Low Soil Fertility Tolerance in Landraces and Improved Common Bean Genotypes
- Shree P. Singh *a,
- Henry Teránb,
- Carlos German Muñozc,
- Juan Manuel Osornoc,
- Juan Carlos Takegamib and
- Michael D. T. Thungd
- a University of Idaho, 3793N 3600E, Kimberly, ID 83341-5076
b Centro Internacional de Agricultura Tropical (CIAT), A.A. 6713, Cali, Colombia
c Department of Agronomy & Soils, University of Puerto Rico, Mayaguez, Puerto Rico 00681
d EMBRAPA Arroz e Feijão, Caixa Postal 179, 75375-000, Goiania, Santo Antonio de Goias, Brazil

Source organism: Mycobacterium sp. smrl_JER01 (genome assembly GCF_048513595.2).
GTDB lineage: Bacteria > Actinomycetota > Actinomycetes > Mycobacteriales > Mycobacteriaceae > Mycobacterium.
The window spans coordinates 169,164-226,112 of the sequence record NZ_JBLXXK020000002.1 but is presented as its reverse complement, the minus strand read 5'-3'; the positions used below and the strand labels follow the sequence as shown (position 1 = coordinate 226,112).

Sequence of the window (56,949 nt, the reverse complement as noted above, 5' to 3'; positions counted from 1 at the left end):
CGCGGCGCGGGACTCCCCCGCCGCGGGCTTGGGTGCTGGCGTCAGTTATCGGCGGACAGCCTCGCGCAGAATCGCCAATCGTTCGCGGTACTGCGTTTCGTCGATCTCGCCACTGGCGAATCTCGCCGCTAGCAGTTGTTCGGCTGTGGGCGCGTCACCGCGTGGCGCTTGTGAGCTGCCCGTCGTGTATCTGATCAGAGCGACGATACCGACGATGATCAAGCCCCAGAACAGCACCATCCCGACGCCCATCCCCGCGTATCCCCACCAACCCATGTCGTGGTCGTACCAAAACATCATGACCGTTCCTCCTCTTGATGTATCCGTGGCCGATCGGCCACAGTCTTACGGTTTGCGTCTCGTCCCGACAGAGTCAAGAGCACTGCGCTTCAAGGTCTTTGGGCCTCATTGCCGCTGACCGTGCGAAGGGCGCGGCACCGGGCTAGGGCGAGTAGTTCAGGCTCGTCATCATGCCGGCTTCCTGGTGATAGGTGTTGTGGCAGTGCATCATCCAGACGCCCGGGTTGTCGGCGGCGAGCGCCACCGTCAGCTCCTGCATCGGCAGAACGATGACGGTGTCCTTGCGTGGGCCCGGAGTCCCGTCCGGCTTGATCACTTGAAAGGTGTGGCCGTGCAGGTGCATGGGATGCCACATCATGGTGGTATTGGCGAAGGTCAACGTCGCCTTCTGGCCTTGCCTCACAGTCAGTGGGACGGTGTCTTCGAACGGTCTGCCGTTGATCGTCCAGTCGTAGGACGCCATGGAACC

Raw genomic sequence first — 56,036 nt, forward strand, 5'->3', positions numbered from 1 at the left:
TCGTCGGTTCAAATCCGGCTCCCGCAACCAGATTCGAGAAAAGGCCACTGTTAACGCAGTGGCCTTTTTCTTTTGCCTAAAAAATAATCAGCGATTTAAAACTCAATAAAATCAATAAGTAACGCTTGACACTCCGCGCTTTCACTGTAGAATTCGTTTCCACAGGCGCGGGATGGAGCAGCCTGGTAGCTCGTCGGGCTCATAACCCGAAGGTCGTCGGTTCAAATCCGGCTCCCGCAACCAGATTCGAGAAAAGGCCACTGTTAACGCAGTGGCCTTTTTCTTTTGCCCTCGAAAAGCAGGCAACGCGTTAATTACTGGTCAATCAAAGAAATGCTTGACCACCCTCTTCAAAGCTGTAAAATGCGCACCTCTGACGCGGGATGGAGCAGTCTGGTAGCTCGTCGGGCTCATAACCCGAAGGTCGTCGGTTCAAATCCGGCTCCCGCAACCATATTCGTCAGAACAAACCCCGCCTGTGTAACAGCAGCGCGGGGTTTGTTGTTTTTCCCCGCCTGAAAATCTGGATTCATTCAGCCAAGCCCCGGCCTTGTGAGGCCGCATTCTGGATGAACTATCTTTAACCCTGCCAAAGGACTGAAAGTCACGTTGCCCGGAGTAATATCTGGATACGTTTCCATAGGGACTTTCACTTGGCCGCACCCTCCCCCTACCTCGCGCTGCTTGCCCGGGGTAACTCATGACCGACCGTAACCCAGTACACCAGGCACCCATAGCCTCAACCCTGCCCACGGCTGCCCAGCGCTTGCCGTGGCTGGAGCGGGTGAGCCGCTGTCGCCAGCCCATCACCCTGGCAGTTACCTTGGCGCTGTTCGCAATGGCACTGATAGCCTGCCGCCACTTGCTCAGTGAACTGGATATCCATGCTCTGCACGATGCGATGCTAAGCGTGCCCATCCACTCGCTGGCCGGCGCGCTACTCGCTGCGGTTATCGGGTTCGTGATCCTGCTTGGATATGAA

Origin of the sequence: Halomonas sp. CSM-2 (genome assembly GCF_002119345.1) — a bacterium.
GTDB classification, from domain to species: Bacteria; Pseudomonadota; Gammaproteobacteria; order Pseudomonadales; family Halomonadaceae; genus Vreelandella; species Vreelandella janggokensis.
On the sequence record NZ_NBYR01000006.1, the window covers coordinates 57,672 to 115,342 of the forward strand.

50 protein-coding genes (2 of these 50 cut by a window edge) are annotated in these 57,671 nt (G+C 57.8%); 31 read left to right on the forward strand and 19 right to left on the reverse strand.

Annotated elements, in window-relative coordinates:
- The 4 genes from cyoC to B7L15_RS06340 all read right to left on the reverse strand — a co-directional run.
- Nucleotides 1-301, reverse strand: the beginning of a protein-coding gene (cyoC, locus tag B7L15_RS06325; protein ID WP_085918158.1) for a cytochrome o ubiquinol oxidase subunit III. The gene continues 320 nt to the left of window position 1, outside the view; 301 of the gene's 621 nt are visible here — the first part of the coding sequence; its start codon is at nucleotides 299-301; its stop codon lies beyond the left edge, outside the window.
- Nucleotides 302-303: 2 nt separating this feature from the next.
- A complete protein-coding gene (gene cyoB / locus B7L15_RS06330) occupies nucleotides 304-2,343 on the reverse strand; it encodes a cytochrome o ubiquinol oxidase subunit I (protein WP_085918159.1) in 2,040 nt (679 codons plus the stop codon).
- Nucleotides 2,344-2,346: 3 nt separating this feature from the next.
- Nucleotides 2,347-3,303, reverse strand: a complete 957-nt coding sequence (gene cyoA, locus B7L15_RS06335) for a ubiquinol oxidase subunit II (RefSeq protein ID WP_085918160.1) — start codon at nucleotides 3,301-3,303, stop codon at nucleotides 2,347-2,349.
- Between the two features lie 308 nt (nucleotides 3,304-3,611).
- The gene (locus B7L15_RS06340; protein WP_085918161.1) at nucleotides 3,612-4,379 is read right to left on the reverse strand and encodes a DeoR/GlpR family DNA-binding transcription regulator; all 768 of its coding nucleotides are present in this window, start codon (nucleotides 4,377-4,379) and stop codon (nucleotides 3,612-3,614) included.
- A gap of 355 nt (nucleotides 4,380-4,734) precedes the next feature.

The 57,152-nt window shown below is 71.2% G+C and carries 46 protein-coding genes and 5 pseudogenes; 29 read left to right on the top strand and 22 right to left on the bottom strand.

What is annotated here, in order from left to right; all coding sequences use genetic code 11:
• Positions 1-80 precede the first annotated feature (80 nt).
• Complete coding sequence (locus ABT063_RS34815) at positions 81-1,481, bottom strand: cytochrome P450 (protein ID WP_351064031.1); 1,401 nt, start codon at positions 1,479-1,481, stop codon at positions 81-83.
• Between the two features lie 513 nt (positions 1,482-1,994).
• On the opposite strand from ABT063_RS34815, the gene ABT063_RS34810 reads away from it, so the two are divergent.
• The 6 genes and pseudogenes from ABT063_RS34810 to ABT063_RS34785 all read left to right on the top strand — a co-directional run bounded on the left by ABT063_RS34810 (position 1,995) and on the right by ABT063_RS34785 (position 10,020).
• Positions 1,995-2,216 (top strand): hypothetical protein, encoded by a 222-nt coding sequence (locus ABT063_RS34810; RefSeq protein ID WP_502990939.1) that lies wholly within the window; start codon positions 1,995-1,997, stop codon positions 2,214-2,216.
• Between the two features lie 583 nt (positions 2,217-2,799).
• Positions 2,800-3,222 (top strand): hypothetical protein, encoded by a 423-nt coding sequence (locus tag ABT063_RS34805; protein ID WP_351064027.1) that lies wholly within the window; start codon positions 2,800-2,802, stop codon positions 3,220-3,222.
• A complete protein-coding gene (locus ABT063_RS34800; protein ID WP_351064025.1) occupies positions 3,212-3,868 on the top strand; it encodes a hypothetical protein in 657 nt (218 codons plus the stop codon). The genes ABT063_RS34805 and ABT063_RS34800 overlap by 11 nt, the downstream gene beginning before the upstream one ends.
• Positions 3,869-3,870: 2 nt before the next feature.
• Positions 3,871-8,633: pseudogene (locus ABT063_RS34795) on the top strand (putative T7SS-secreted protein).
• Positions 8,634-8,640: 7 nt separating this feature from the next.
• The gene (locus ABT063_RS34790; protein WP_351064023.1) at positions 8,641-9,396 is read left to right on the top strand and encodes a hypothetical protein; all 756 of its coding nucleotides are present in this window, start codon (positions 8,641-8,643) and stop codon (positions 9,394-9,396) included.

Soil mineral deficiencies or toxicities adversely affect common bean (Phaseolus vulgaris L.) production worldwide. Cultivars tolerant to low soil fertility (LF) should support sustainable farming systems and reduce production costs and farmers' dependence on fertilizers. Our objective was to identify LF tolerant landraces and improved common bean genotypes. We systematically screened 5000 to 5500 landraces and improved genotypes for LF tolerance at Popayán and Quilichao, Colombia, between 1978 and 1998. Mean LF intensity index across locations for seed yield ranged from 0.35 to 0.68. Average seed yield reduction over five cropping seasons was 53%. Seed yield, biomass, and HI were positively associated in LF and high soil fertility (HF). LF tolerance was identified in eight landraces and 14 improved genotypes. All landraces were from Middle America (MA), belonging to common bean races Durango, Jalisco, and Mesoamerica. All improved genotypes except one (A 36) also possessed characteristics of and involved one or more LF tolerant MA landraces in their pedigree. There was considerable variation for seed, plant, and maturity characteristics among LF tolerant genotypes. In LF, mean seed yield for landraces ranged from 856 kg ha−1 for ‘Apetito’ to 332 kg ha−1 for G 19833. Among improved genotypes, A 774 had the highest (948 kg ha−1) and CAP 4 the lowest (651 kg ha−1) seed yield. Reduction in seed yield due to LF ranged from 31% for A 36 to 63% for CAP 4. All landraces and seven improved genotypes had either a below average or average LF susceptibility index. Use of these LF tolerant landraces and improved genotypes should be maximized in breeding and genetic studies to enhance sustainable farming systems.Please view the pdf by using the Full Text (PDF) link under 'View' to the left.
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